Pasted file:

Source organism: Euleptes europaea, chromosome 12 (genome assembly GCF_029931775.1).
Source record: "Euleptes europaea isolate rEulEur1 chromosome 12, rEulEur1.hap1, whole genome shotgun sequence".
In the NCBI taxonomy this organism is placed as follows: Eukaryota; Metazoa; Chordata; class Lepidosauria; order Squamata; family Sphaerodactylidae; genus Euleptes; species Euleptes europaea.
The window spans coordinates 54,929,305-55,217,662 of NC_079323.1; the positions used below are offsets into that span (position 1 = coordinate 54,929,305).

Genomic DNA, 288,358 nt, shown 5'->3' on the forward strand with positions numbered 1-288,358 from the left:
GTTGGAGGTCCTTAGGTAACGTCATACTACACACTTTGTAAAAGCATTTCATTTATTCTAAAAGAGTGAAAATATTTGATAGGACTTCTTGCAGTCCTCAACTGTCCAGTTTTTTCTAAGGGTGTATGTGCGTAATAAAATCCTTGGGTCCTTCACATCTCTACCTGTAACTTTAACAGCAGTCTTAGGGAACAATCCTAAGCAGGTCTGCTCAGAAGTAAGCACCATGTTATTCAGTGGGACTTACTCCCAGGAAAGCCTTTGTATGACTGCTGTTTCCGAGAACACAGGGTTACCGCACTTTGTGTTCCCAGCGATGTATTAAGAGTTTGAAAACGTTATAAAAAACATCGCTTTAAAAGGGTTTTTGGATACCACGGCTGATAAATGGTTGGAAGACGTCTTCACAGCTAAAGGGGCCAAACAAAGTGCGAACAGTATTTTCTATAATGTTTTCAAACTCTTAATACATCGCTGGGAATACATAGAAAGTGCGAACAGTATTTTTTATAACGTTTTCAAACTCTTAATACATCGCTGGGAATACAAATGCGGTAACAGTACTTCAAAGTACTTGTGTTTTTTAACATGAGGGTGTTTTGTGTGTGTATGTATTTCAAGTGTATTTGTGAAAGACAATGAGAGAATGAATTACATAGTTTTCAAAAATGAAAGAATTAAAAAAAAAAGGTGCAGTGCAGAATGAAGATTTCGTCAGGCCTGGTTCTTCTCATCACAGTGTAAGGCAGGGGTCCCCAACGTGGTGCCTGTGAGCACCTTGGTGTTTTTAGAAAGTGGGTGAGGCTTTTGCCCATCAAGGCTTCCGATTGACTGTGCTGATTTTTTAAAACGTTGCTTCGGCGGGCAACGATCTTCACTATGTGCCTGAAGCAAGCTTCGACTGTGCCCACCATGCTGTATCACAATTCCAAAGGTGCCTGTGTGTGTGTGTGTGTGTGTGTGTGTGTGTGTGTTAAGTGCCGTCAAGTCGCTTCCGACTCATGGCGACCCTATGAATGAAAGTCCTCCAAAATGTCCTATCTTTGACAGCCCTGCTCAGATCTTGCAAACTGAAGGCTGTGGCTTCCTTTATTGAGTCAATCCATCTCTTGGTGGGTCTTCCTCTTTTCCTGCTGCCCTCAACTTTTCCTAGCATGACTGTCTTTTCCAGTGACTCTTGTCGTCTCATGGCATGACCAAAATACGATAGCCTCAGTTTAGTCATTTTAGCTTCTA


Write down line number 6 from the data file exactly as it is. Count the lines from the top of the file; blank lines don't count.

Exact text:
GTTGGAGGTCCTTAGGTAACGTCATACTACACACTTTGTAAAAGCATTTCATTTATTCTAAAAGAGTGAAAATATTTGATAGGACTTCTTGCAGTCCTCAACTGTCCAGTTTTTTCTAAGGGTGTATGTGCGTAATAAAATCCTTGGGTCCTTCACATCTCTACCTGTAACTTTAACAGCAGTCTTAGGGAACAATCCTAAGCAGGTCTGCTCAGAAGTAAGCACCATGTTATTCAGTGGGACTTACTCCCAGGAAAGCCTTTGTATGACTGCTGTTTCCGAGAACACAGGGTTACCGCACTTTGTGTTCCCAGCGATGTATTAAGAGTTTGAAAACGTTATAAAAAACATCGCTTTAAAAGGGTTTTTGGATACCACGGCTGATAAATGGTTGGAAGACGTCTTCACAGCTAAAGGGGCCAAACAAAGTGCGAACAGTATTTTCTATAATGTTTTCAAACTCTTAATACATCGCTGGGAATACATAGAAAGTGCGAACAGTATTTTTTATAACGTTTTCAAACTCTTAATACATCGCTGGGAATACAAATGCGGTAACAGTACTTCAAAGTACTTGTGTTTTTTAACATGAGGGTGTTTTGTGTGTGTATGTATTTCAAGTGTATTTGTGAAAGACAATGAGAGAATGAATTACATAGTTTTCAAAAATGAAAGAATTAAAAAAAAAAGGTGCAGTGCAGAATGAAGATTTCGTCAGGCCTGGTTCTTCTCATCACAGTGTAAGGCAGGGGTCCCCAACGTGGTGCCTGTGAGCACCTTGGTGTTTTTAGAAAGTGGGTGAGGCTTTTGCCCATCAAGGCTTCCGATTGACTGTGCTGATTTTTTAAAACGTTGCTTCGGCGGGCAACGATCTTCACTATGTGCCTGAAGCAAGCTTCGACTGTGCCCACCATGCTGTATCACAATTCCAAAGGTGCCTGTGTGTGTGTGTGTGTGTGTGTGTGTGTGTGTGTTAAGTGCCGTCAAGTCGCTTCCGACTCATGGCGACCCTATGAATGAAAGTCCTCCAAAATGTCCTATCTTTGACAGCCCTGCTCAGATCTTGCAAACTGAAGGCTGTGGCTTCCTTTATTGAGTCAATCCATCTCTTGGTGGGTCTTCCTCTTTTCCTGCTGCCCTCAACTTTTCCTAGCATGACTGTCTTTTCCAGTGACTCTTGTCGTCTCATGGCATGACCAAAATACGATAGCCTCAGTTTAGTCATTTTAGCTTCTA